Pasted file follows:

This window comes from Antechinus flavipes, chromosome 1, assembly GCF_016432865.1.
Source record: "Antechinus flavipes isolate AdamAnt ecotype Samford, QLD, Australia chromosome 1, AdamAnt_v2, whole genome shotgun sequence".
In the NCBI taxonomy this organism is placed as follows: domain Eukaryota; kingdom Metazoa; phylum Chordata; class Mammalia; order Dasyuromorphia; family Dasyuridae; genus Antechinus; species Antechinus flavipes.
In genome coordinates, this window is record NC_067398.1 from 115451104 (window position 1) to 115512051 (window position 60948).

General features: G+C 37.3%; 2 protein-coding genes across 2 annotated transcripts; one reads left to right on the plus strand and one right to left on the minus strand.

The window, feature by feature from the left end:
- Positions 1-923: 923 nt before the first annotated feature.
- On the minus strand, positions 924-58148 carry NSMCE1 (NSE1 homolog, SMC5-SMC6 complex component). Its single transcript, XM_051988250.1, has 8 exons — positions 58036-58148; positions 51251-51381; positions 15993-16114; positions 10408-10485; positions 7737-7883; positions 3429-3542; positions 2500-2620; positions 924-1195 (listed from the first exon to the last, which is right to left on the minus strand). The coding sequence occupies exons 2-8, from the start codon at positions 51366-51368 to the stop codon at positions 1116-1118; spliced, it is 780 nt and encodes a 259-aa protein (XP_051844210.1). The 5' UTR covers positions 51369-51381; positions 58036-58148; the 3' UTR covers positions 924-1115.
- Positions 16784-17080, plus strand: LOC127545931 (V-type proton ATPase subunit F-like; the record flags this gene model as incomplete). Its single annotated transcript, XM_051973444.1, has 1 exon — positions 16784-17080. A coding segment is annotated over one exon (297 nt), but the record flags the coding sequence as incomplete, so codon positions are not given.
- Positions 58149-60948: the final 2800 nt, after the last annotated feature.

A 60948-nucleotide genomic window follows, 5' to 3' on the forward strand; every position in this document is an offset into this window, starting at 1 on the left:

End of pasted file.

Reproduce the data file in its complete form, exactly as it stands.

This window comes from Antechinus flavipes, chromosome 1, assembly GCF_016432865.1.
Source record: "Antechinus flavipes isolate AdamAnt ecotype Samford, QLD, Australia chromosome 1, AdamAnt_v2, whole genome shotgun sequence".
In the NCBI taxonomy this organism is placed as follows: domain Eukaryota; kingdom Metazoa; phylum Chordata; class Mammalia; order Dasyuromorphia; family Dasyuridae; genus Antechinus; species Antechinus flavipes.
In genome coordinates, this window is record NC_067398.1 from 115451104 (window position 1) to 115512051 (window position 60948).

General features: G+C 37.3%; 2 protein-coding genes across 2 annotated transcripts; one reads left to right on the plus strand and one right to left on the minus strand.

The window, feature by feature from the left end:
- Positions 1-923: 923 nt before the first annotated feature.
- On the minus strand, positions 924-58148 carry NSMCE1 (NSE1 homolog, SMC5-SMC6 complex component). Its single transcript, XM_051988250.1, has 8 exons — positions 58036-58148; positions 51251-51381; positions 15993-16114; positions 10408-10485; positions 7737-7883; positions 3429-3542; positions 2500-2620; positions 924-1195 (listed from the first exon to the last, which is right to left on the minus strand). The coding sequence occupies exons 2-8, from the start codon at positions 51366-51368 to the stop codon at positions 1116-1118; spliced, it is 780 nt and encodes a 259-aa protein (XP_051844210.1). The 5' UTR covers positions 51369-51381; positions 58036-58148; the 3' UTR covers positions 924-1115.
- Positions 16784-17080, plus strand: LOC127545931 (V-type proton ATPase subunit F-like; the record flags this gene model as incomplete). Its single annotated transcript, XM_051973444.1, has 1 exon — positions 16784-17080. A coding segment is annotated over one exon (297 nt), but the record flags the coding sequence as incomplete, so codon positions are not given.
- Positions 58149-60948: the final 2800 nt, after the last annotated feature.

A 60948-nucleotide genomic window follows, 5' to 3' on the forward strand; every position in this document is an offset into this window, starting at 1 on the left: